After months of waiting Detroit’s bondholders are finally getting a look at the city’s plan to repay them, and they aren’t thrilled with what they’re seeing. The city will reportedly split creditors into two groups: city employees who were promised benefits from the city, and everyone else. Although everyone is taking a massive haircut in one form or another, city workers will walk away with at least 40 percent of the money they were promised; others will likely get less than 20 percent. In total, only $4.2 billion of the city’s $11 billion in unsecured debt will be repaid. As the WSJ notes, however, the long, drawn-out court process could dramatically change the contours of the plan:
Details of the plan sent to creditors on Wednesday have been kept under wraps as the city and its debtholders continue to talk in closed-door mediation. The city sent its working draft to creditors in the hopes that the plan with a richer payout might spur some of them to settle with the city individually or, in the least, offer their own suggestions toward modifying the overall proposal, according to another person familiar with the matter.So far, the plan which is considered to be a rough draft, doesn’t include any major settlements with the city’s creditors. But it could be more welcome news for unions and pension funds if they agree to settle.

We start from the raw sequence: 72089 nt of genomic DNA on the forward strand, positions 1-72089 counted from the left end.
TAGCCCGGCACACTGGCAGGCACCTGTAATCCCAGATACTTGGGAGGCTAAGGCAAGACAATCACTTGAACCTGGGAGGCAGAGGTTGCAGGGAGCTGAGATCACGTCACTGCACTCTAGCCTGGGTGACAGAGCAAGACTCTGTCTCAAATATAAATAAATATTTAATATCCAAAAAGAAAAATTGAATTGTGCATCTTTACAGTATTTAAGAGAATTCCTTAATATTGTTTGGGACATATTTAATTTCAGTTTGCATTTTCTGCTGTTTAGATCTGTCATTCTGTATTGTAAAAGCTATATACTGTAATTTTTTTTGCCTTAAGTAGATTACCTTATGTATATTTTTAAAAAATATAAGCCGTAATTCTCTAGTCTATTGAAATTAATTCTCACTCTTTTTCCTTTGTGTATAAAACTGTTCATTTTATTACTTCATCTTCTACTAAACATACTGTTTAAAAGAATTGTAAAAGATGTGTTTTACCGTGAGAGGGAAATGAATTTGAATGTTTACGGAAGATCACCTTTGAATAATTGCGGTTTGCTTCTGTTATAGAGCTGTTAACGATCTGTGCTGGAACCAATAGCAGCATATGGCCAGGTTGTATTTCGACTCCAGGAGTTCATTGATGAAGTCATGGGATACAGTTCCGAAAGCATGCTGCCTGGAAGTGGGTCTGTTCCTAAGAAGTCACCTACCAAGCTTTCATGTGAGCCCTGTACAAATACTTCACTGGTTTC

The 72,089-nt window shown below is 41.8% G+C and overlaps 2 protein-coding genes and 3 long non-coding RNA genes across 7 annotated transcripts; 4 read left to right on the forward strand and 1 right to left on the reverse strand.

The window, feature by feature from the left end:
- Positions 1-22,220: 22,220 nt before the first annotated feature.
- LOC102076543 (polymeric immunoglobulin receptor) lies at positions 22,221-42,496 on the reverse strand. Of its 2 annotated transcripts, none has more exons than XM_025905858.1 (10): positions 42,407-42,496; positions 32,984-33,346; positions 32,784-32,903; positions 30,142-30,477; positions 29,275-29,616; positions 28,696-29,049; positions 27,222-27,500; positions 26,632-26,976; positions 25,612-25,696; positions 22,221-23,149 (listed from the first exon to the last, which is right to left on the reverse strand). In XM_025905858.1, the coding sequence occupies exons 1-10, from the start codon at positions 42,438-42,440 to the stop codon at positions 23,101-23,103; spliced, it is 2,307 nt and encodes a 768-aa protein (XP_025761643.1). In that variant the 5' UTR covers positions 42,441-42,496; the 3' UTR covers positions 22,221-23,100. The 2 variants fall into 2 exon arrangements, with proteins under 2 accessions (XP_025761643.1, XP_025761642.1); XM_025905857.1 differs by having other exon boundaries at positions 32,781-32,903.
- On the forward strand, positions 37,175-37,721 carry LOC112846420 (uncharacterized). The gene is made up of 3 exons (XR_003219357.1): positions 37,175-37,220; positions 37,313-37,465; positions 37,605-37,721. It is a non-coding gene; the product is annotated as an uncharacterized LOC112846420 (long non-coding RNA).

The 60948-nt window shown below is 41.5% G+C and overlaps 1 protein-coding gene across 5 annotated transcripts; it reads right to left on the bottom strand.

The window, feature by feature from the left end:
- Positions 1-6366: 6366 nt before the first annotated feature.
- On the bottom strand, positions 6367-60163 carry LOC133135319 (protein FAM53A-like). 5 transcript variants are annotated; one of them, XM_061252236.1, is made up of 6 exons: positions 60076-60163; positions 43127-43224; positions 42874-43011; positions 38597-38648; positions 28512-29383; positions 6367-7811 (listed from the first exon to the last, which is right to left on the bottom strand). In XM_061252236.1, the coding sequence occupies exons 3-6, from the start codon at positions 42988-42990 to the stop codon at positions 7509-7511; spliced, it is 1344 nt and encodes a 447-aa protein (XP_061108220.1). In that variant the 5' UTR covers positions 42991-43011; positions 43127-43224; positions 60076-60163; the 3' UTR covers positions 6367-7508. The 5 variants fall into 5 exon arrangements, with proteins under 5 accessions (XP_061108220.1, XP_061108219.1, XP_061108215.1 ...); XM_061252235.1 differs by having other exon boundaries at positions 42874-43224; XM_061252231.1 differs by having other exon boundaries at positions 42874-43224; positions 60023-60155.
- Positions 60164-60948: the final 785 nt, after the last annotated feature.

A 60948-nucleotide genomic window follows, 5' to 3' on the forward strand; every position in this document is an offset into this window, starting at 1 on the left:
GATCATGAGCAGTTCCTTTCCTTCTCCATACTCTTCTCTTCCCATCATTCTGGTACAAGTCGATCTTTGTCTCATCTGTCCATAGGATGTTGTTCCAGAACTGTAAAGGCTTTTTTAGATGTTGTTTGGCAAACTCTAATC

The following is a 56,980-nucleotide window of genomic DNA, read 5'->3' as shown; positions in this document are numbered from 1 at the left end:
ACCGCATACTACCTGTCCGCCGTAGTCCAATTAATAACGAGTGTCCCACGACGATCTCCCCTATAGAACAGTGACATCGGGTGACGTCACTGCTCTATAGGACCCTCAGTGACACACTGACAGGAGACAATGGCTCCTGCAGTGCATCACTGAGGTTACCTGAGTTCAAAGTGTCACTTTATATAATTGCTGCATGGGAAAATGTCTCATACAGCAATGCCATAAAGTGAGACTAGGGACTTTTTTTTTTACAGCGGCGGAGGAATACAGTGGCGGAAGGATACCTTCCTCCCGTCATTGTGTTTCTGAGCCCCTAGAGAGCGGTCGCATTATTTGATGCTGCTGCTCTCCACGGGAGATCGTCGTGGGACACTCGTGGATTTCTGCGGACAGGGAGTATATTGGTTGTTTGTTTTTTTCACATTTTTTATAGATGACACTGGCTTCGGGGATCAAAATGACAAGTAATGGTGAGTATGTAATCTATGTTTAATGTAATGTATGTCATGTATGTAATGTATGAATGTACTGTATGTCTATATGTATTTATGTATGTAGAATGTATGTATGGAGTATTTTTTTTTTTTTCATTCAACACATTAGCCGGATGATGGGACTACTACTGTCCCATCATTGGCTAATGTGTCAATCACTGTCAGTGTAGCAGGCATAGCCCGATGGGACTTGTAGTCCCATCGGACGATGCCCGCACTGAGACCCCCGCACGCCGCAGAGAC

This is bad news for bondholders, but probably also expected news. The political pressure to get the best possible deal for pensioners is near-irresistible. Even with this deal pensions are going to take a massive and painful hit. The irony here is that many of the bondholders are themselves pension funds; Detroit’s pensioners are getting a bit of a break at the expense of many retirees and near-retirees across the country.The news will also be sobering to investors in the municipal debt market. Lending money to cities and states has suddenly become a much riskier proposition. Cities and states are going to have to pay higher interest rates as bondholders will (correctly) reason that they will be sent to the back of the line for repayment should anything go wrong.There is no good way out of a municipal bankruptcy. The failure of a great city creates an ugly, complex mess. It’s too early to tell for sure, but right now it looks as if Detroit’s failure will spread pain across the debt markets for a long time to come.And Detroit is just the tip of the iceberg. The Baby Boom generation wants big pensions, but it hasn’t saved up enough money to pay for them. That inconvenient truth is going to create one problem after another for this country in the decades to come.